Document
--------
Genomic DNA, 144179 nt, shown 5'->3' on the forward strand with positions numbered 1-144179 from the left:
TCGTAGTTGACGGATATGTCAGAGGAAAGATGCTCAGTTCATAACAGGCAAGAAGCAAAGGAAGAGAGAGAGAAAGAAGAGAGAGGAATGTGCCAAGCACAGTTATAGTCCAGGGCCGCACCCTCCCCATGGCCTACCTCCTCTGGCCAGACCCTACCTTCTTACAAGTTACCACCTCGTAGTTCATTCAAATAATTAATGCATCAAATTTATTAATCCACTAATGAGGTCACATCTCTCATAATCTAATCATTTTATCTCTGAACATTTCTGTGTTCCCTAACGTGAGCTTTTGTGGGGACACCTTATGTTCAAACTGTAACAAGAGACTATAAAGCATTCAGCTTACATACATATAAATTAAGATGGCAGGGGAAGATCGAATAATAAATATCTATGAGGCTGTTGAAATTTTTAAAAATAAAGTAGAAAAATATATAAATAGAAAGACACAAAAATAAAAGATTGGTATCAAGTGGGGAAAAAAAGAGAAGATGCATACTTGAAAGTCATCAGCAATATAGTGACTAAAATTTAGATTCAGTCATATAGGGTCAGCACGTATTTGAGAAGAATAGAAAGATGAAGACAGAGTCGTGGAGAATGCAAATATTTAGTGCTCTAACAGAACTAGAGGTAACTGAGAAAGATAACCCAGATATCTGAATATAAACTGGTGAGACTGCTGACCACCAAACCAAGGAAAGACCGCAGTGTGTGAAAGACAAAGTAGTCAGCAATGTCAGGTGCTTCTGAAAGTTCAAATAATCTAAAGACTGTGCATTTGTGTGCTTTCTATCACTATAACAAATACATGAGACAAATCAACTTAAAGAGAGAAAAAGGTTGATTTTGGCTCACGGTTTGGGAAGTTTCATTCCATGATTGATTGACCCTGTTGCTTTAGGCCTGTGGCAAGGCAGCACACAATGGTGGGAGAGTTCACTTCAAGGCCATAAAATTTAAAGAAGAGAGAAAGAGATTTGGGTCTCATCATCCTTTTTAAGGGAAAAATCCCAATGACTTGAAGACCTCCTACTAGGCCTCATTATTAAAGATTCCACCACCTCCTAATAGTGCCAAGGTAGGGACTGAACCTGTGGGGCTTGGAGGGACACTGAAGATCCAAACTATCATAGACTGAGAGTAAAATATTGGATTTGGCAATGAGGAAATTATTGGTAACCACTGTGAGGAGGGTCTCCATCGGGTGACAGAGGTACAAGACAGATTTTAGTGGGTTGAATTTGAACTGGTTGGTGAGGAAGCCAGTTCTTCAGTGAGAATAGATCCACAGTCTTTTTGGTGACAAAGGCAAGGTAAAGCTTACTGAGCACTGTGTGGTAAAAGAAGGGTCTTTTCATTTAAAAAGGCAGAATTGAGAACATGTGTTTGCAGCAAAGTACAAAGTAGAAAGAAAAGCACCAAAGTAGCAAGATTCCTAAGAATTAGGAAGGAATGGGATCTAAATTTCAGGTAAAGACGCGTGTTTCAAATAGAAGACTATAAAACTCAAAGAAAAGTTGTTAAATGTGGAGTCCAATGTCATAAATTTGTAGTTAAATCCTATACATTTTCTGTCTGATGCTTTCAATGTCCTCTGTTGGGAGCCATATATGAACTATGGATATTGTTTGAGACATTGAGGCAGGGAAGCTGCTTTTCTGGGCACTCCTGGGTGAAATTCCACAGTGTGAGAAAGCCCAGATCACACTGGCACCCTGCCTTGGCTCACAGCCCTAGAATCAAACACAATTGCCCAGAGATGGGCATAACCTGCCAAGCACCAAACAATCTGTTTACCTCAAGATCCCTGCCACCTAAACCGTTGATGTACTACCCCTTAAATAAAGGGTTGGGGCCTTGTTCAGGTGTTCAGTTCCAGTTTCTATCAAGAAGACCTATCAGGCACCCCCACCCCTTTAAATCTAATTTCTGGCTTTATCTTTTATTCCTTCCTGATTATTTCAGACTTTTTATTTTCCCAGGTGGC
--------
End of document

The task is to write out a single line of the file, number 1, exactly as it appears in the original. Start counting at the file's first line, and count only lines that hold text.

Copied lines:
Genomic DNA, 144179 nt, shown 5'->3' on the forward strand with positions numbered 1-144179 from the left: